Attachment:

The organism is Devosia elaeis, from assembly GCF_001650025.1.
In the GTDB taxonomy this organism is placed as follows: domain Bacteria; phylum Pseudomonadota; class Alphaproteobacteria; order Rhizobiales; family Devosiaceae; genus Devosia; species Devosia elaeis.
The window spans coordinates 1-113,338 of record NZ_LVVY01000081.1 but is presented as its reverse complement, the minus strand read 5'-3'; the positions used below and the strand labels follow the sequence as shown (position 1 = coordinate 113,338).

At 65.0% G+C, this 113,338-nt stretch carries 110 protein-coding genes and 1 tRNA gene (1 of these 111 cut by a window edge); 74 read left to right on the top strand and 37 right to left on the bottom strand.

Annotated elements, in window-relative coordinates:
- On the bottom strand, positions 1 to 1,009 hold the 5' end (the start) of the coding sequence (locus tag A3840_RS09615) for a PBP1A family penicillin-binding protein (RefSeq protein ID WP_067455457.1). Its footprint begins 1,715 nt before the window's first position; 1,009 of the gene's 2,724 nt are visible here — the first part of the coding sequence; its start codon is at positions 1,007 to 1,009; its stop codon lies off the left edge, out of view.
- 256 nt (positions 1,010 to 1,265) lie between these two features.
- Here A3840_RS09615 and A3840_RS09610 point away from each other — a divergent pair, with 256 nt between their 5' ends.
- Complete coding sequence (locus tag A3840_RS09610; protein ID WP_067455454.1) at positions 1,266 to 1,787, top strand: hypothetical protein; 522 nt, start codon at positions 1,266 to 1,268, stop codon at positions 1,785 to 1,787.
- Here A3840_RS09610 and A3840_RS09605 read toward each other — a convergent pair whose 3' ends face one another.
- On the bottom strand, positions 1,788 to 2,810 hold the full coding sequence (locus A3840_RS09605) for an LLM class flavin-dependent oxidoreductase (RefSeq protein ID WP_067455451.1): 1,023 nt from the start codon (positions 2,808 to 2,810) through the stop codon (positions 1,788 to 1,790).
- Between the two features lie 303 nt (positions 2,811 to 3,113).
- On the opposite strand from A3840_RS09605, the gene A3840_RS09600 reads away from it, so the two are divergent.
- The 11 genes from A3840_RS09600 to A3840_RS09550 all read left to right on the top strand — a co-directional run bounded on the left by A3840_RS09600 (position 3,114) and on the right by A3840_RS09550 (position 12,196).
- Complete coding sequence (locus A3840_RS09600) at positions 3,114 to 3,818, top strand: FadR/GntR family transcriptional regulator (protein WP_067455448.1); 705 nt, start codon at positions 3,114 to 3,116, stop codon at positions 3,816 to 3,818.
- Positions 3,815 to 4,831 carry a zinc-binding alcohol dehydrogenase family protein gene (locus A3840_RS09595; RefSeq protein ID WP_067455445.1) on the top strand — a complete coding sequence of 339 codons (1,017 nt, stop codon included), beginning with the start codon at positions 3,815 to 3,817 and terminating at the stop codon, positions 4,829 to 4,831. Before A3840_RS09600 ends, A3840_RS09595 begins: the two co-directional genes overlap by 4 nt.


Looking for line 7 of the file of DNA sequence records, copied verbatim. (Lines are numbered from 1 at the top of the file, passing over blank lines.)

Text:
- 256 nt (positions 1,010 to 1,265) lie between these two features.